Holness says NHT drawdown for debt repayment, not to support 1.5 tax plan
Prime Minister Andrew Holness is seeking to clarify that the $11.4 billion to be taken from the National Housing Trust will be used to pay down on Jamaica's debt.
At the same time, Holness has defended the NHT drawdown despite denouncing it while his Jamaica Labour Party was in opposition.
At a press conference on March 13, Finance Minister Audley Shaw, responding to a question from The Gleaner, said the NHT withdrawal was important to the income tax relief promise that helped the Labour party win the 2016 general election.
"We couldn't cease to take the draw down from the NHT this year in line with second phase of the personal income tax giveback," Shaw said.
"It is firmly our intention to phase that out but we could not do everything one time."
At a press conference today, Holness said the NHT money is to be used to help pay down on Jamaica's debt.
"The NHT resources were never used to support the tax package for the replacement of personal income tax," Holness insisted.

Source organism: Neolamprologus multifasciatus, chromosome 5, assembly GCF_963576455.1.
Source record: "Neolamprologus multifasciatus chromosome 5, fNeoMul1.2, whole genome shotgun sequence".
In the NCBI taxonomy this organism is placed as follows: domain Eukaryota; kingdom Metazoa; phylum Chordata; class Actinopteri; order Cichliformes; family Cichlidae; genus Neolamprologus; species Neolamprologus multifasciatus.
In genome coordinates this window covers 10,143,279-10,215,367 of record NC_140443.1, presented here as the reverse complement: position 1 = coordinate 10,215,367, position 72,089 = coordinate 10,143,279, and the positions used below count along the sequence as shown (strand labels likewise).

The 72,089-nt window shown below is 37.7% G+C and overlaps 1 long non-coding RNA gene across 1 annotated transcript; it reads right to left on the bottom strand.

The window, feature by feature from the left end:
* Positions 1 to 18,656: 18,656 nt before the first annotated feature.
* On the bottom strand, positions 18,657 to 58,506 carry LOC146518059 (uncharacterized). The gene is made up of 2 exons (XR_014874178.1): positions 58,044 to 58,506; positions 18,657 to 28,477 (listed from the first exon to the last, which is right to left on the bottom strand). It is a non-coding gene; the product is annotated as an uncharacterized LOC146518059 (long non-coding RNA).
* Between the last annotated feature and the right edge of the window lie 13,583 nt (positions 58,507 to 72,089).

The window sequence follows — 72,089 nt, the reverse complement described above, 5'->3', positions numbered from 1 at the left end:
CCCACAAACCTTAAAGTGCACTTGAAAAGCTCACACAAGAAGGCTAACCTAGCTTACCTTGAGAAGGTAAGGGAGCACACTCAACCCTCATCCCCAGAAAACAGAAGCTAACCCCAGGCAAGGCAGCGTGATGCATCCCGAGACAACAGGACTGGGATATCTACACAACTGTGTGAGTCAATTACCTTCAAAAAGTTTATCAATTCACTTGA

Meanwhile, Holness this morning spent a long time trying to explain why his administration has moved to take funds from the NHT although the Jamaica Labour Party had denounced it while in opposition.
"I don't mind if you win a political battle to say 'well, he broke his promise' ... The battle I want to win is that project Jamaica is still viable, Holness said.
"If you want to win a political battle to say, 'well, I've got him', go ahead, you've got me, but project Jamaica is still viable."
IN PHOTO: The National Housing Trust building
Economist Dr Damien King has taken to Twitter weighing in on the pronouncements over the purpose of the NHT drawdown.
"The transfer from NHT to the budget is justifiable on economic grounds. No need to fool up the people about which expense it pays for," King said.
He added: "This distinction is nonsensical. If not for the income tax cut, less funding would be needed overall so the NHT funds would not be necessary."
Meanwhile, the Prime Minister said a policy on using surpluses from public bodies has not been finalised.
Saying he's not about winning elections, Holness said his government will ensure that public bodies are aligned to support government policies.
"We argue sometimes over some things that are just very trivial and nonsensical, not going to help us. We have bigger problems out there! I'm not here to win elections and elections and elections and be the most popular person."